The first prototype was developed with the Transport Accident Commission, VicRoads and with a $1.2 million subsidy from the Victorian government. Business Review Australia covered the growth and diversification of VicRoads.
The car has level four autonomy which means that the driver has to be present in order to physically hand over control to the car before it takes control. This is one step below a fully autonomous and completely driverless car. The car took 85 people nine months to build, according to Bosch.
Bosch Australia President Gavin Smith, referring to its six on-board radars, high-resolution GPS and sensors, said: "The computer power could probably put a spaceship on the moon”.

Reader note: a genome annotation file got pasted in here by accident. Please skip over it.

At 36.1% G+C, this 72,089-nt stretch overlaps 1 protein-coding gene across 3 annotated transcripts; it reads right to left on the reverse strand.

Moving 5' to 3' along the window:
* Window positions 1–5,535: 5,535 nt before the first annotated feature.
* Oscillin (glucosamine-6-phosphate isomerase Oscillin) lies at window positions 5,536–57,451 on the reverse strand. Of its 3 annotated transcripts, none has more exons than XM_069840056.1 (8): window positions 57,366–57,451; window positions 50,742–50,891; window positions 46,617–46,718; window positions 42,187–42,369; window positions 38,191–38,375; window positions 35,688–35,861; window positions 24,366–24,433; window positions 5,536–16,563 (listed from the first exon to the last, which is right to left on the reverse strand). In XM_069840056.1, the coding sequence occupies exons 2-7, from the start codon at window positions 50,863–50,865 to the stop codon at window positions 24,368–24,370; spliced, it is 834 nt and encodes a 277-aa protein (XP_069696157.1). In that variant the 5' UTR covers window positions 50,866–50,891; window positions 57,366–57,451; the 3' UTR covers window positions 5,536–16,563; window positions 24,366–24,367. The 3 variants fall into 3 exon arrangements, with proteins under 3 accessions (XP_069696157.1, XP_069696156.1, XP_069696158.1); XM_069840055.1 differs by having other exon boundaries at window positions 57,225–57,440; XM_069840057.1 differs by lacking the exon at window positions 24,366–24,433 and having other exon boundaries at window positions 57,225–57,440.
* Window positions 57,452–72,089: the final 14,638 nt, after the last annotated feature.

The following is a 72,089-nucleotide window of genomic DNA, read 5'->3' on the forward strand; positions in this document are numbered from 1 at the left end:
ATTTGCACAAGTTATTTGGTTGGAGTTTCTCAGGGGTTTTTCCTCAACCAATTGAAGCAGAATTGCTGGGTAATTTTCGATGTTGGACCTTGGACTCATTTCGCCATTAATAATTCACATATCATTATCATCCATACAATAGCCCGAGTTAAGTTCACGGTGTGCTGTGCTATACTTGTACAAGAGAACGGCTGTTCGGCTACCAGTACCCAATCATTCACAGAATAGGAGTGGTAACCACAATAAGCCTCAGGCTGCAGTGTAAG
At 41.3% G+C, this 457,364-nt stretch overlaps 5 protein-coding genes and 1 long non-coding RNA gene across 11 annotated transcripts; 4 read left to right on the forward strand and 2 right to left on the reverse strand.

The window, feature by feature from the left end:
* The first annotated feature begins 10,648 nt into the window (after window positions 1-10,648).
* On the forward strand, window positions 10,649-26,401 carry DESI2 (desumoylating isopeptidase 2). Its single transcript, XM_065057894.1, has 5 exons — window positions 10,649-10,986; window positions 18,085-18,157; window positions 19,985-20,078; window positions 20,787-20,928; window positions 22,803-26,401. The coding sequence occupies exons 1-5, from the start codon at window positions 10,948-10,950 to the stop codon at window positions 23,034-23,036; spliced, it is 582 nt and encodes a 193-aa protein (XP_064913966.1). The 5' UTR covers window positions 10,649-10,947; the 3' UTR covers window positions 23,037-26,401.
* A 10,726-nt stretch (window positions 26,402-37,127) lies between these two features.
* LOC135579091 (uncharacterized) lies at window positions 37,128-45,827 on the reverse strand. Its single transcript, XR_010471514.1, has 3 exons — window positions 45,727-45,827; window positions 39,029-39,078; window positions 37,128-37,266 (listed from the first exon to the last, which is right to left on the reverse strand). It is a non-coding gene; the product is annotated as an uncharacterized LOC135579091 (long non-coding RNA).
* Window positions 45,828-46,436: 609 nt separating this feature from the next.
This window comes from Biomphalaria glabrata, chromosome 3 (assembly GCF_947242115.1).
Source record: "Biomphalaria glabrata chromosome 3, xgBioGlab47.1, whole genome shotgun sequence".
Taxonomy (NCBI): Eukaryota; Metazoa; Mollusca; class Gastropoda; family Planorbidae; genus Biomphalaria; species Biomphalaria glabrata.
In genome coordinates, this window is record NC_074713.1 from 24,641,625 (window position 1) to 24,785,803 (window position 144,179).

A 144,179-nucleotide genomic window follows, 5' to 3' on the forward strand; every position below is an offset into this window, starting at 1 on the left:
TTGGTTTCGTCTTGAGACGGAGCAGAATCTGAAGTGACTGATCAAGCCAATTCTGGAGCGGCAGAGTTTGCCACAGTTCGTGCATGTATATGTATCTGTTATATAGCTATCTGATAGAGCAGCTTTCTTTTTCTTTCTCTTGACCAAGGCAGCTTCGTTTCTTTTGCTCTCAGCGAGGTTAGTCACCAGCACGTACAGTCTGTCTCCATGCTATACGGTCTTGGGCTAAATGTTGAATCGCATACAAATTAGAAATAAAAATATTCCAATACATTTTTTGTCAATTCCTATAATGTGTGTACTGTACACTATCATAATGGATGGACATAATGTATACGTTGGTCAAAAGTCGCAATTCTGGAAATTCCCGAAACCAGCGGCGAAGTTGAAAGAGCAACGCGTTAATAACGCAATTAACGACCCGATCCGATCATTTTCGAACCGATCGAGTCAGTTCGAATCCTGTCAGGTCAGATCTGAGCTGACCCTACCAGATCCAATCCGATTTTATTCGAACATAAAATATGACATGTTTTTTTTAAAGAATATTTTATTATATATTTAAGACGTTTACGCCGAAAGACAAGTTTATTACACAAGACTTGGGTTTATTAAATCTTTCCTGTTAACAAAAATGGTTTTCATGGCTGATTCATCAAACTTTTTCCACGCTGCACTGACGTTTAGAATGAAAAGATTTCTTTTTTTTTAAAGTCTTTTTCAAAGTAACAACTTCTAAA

Smith also noted that drivers might have to take the wheel while driving through areas that were not mapped or in certain traffic or weather conditions. He noted that Victoria’s road infrastructure was adequate for highly autonomous vehicles.
While it is not legal to run a driverless car on Victorian roads, a trial run has received an exemption to run on closed roads.